Hollywood modelmaker Greg Jein created miniatures for the Star Trek franchise. However, Jein was a fan of sci-fi all around, and the artisan—whose career spanned from 1974 until his death last year—amassed an insanely deep collection of movie props over the years. According to NPR, Jein "traded, bought or outright salvaged" props and raided "studio's dumpsters" for sci-fi gold.
It's hard to believe anything in Jein's impressive collection—which is being auctioned off next month by Heritage Auctions as The Greg Jein Collection—was ever laid in a dumpster. Particularly this rare "Screen Matched Hero 'Red Leader' (Red One) X-wing Starfighter Filming Miniature with Articulating Servo-Controlled Wings and Lights from Star Wars: Episode IV- A New Hope" model.
One of just four 1:24-scale models used for filming, the model's level of detail is incredible, with battle damage and the kind of wear-and-tear you expect to see on a 1970s Oldsmobile. Because it was used for filming, this model actually contains a servo motor to open the wings into attack position and features onboard lights.
In the model description, the auction house includes this interesting bit of design trivia regarding early Star Wars spacecraft:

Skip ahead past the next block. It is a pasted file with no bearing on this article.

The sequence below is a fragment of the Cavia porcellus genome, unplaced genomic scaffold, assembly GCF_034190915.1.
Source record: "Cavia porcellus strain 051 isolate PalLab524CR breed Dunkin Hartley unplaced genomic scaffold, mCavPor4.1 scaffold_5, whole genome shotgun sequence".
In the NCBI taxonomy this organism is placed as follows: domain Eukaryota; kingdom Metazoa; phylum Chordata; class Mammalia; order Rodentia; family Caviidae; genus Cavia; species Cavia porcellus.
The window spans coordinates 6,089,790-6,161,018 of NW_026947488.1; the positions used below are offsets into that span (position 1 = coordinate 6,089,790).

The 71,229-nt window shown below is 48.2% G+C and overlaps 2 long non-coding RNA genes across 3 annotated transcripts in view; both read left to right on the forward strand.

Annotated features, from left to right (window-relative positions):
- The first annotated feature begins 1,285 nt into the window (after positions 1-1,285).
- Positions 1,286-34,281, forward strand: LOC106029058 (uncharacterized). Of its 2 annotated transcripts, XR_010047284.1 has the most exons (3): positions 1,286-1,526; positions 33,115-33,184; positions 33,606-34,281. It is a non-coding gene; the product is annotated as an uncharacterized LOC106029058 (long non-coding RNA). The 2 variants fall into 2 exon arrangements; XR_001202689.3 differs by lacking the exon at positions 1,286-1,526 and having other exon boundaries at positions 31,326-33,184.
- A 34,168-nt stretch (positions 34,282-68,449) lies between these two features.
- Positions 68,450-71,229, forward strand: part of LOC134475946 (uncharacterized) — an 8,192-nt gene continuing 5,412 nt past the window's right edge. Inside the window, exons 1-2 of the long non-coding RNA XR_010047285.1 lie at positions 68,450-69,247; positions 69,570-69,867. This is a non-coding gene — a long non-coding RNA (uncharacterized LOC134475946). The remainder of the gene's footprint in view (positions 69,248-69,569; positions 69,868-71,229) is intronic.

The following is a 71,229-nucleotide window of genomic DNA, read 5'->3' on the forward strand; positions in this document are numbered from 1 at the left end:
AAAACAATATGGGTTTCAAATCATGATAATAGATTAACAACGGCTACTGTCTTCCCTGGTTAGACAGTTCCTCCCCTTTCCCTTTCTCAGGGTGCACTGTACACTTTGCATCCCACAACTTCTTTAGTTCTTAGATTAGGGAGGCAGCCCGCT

The basic design of the X-wing and TIE Fighters came from George Lucas himself. He felt the need to create distinct shapes so that the audience could immediately tell whether a ship was a "good guy" or "a bad guy." The X-wing featured a slender fuselage with thin wings that could split open to form and 'X' and the TIE fighter's fuselage was a ball shape to which were attached large vertically oriented "wings". These two basic shapes were distinct from any angle and once it was established who was who, the audience would be able to follow the space battle instinctually.
Starting with a small sketch on a yellow notepad, he enlisted model concept artist Collin Cantwell to construct a physical model that would help communicate to the other artists what the X-wing would look like. Working in parallel with Cantwell was concept artist Ralph McQuarrie. As Cantwell would refine his models, McQuarrie would incorporate those revisions into his paintings. While Cantwell and McQuarrie had a head start on the design work, the artists at Industrial Light and Magic would soon be brought into the design discussion for storyboards and construction of the actual filming models.
The auction house also mentions there were two types of X-wing models made for the film: Hero models, like the one being sold, and Pyro models, which were built purely to be blown up on film. Needless to say, no Pyro models have survived.
Starting bid for this X-wing is $400,000.
For scale, it costs $250,000 to refurbish a SpaceX Falcon 9 booster between launches.
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